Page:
The Supreme Court is likely to deliver judgment in connection with a batch of petitions seeking a probe into the surveillance scandal revolving around the use of the Israeli spyware Pegasus, that was allegedly used to spy on Indian activists, journalists and human rights defenders.
Brief background of the case
On July 18, it had been revealed that the Israeli spyware Pegasus had been used to target many journalists including over 40 from India. The Wire news portal broke the story in India, and its founding editors Siddharth Varadharajan, and MK Venu were on the list of journalists being tracked along with their investigative writer Rohini Singh and others. Journalists from the Hindustan Times, among others, were also on the list.
Denial by Indian authorities
While NSO, the Israeli manufacturer of the spyware, had categorically stated that the software was only sold to “vetted government”, Indian authorities first made vague statements and then denied purchasing or using Pegasus. Minister for Information Technology, Ashwini Vaishnaw had stated in Parliament on July 19 that there was no substance behind the snooping reports and that it was an attempt to malign the Indian democracy. “Hon’ble Speaker Sir, when we look at this issue through the prism of logic, it clearly emerges that there is no substance behind this sensationalism,” he submitted.
In a written response submitted before the Rajya Sabha on August 9, Ajay Bhatt, Minister of State in the Ministry of Defence, said, “Ministry of Defence has not had any transaction with NSO Group Technologies.”
West Bengal leads the way
On July 26, the West Bengal government appointed a two-member Commission headed by retired judge of the Supreme Court, Justice Madan Lokur and Calcutta High Court Chief Justice Jyotirmay Bhattacharya to inquire into the Pegasus scandal.
Affected parties move SC
Shortly afterwards, Rajya Sabha Member of Parliament John Brittas, and senior journalists N Ram and Sashi Kumar, approached the Supreme Court in two separate petitions, seeking a court monitored probe into allegations of use of Pegasus spyware for “surveillance” of citizens.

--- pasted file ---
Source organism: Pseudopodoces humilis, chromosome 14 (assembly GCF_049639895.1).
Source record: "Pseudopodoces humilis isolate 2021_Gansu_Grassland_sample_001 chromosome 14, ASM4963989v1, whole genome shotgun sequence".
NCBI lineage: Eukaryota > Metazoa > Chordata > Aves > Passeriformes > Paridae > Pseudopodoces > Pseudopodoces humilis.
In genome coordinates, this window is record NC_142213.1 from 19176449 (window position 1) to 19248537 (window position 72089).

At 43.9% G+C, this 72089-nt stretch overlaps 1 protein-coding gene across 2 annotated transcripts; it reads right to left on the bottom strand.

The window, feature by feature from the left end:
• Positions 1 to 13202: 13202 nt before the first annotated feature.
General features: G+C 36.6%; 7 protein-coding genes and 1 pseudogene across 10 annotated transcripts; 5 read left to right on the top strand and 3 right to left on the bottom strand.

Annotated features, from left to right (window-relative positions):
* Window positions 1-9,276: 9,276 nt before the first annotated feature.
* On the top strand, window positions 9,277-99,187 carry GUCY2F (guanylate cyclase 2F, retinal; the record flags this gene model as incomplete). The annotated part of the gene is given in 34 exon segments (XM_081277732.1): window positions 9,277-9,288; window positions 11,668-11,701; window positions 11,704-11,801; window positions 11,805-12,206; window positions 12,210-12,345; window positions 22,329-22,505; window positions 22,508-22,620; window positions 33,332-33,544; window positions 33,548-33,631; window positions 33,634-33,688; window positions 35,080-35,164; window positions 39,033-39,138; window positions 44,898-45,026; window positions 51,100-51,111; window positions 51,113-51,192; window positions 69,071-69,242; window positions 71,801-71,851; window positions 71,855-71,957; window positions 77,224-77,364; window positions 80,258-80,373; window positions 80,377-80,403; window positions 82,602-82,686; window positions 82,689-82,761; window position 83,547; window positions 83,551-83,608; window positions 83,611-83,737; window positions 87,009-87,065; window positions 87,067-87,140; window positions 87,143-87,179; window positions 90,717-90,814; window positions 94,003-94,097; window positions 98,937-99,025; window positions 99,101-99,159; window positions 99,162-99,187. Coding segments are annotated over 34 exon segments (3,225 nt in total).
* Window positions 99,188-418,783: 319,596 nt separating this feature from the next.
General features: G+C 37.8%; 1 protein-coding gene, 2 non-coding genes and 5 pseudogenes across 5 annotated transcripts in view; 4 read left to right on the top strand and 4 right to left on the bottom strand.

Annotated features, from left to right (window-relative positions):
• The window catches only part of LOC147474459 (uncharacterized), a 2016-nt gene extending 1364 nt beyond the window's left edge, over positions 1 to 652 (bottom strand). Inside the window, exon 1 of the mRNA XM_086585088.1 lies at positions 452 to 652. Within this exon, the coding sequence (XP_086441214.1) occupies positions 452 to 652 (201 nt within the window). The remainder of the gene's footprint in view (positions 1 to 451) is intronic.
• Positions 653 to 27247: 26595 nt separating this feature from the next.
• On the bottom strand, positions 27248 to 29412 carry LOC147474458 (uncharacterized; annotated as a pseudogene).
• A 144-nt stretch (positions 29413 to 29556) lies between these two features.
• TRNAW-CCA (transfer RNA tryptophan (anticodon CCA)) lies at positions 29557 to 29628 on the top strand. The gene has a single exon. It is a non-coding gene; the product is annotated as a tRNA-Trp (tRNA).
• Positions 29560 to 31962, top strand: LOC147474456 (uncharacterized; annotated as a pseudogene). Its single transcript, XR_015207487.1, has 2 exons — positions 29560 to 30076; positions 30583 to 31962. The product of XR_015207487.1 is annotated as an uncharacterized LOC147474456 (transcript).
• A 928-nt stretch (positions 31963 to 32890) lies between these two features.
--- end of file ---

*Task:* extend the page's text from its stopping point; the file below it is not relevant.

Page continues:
In August, five journalists: SNM Abdi, Prem Shankar Jha, Paranjoy Guha Thakurta, Rupesh Kumar Singh and Ipsa Shataksi, had moved court through Advocate-on-Record, Prateek Chadha, stating in their petition, that they have been subjected to a “deeply intrusive surveillance and hacking by the Government of India or some other third party.”
A bench comprising Chief Justice NV Ramana, and Justices Surya Kant and Hima Kohli had heard the matter and reserved judgment on September 13. It is noteworthy though that the Centre refused to file an affidavit pertaining to the use of Pegasus due to “national security reasons”. Solicitor General of India, Tushar Mehta, had said at the time, that the government would constitute a committee of domain experts, saying, “Revealing whether Pegasus was used or not, would not be in national interest. Allow the government to constitute the committee, independent of the government.”
Senior counsel Kapil Sibal, appearing for one group of the petitioners (journalists, N Ram and Sashi Kumar) had countered this saying, “All we want to know is if the State has used Pegasus. But my learned friend [Tushar Mehta] is saying that it will be detrimental to national interest. I am sorry, to not say that will be detrimental to justice. This spyware is per se illegal. It cannot be used. Ordinary citizens were targeted. This is a serious issue. State cannot say that they cannot tell the court.”
Bar and Bench meanwhile reported that on September 23, CJI ramana had said in open court that the SC was mooting constitution of an expert committee to probe the scandal.
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